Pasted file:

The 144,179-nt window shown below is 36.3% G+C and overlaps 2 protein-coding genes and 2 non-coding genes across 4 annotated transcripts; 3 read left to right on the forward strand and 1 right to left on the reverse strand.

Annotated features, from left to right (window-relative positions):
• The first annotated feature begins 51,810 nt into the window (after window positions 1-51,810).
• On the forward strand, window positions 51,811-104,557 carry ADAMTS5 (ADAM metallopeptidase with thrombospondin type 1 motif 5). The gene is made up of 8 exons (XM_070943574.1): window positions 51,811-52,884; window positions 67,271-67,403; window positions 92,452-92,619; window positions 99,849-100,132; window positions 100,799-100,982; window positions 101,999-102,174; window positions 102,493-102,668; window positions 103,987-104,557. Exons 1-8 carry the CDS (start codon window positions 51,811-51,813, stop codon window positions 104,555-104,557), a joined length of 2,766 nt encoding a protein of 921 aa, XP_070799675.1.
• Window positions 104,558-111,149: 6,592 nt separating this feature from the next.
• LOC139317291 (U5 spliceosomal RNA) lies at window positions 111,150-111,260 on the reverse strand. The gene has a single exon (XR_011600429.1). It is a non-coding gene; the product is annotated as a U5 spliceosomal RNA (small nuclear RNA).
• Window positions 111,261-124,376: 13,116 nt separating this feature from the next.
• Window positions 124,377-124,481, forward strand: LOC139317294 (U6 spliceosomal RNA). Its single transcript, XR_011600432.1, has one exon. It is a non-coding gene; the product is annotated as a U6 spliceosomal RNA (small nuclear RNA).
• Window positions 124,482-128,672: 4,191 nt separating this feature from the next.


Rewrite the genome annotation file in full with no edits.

The 144,179-nt window shown below is 36.3% G+C and overlaps 2 protein-coding genes and 2 non-coding genes across 4 annotated transcripts; 3 read left to right on the forward strand and 1 right to left on the reverse strand.

Annotated features, from left to right (window-relative positions):
• The first annotated feature begins 51,810 nt into the window (after window positions 1-51,810).
• On the forward strand, window positions 51,811-104,557 carry ADAMTS5 (ADAM metallopeptidase with thrombospondin type 1 motif 5). The gene is made up of 8 exons (XM_070943574.1): window positions 51,811-52,884; window positions 67,271-67,403; window positions 92,452-92,619; window positions 99,849-100,132; window positions 100,799-100,982; window positions 101,999-102,174; window positions 102,493-102,668; window positions 103,987-104,557. Exons 1-8 carry the CDS (start codon window positions 51,811-51,813, stop codon window positions 104,555-104,557), a joined length of 2,766 nt encoding a protein of 921 aa, XP_070799675.1.
• Window positions 104,558-111,149: 6,592 nt separating this feature from the next.
• LOC139317291 (U5 spliceosomal RNA) lies at window positions 111,150-111,260 on the reverse strand. The gene has a single exon (XR_011600429.1). It is a non-coding gene; the product is annotated as a U5 spliceosomal RNA (small nuclear RNA).
• Window positions 111,261-124,376: 13,116 nt separating this feature from the next.
• Window positions 124,377-124,481, forward strand: LOC139317294 (U6 spliceosomal RNA). Its single transcript, XR_011600432.1, has one exon. It is a non-coding gene; the product is annotated as a U6 spliceosomal RNA (small nuclear RNA).
• Window positions 124,482-128,672: 4,191 nt separating this feature from the next.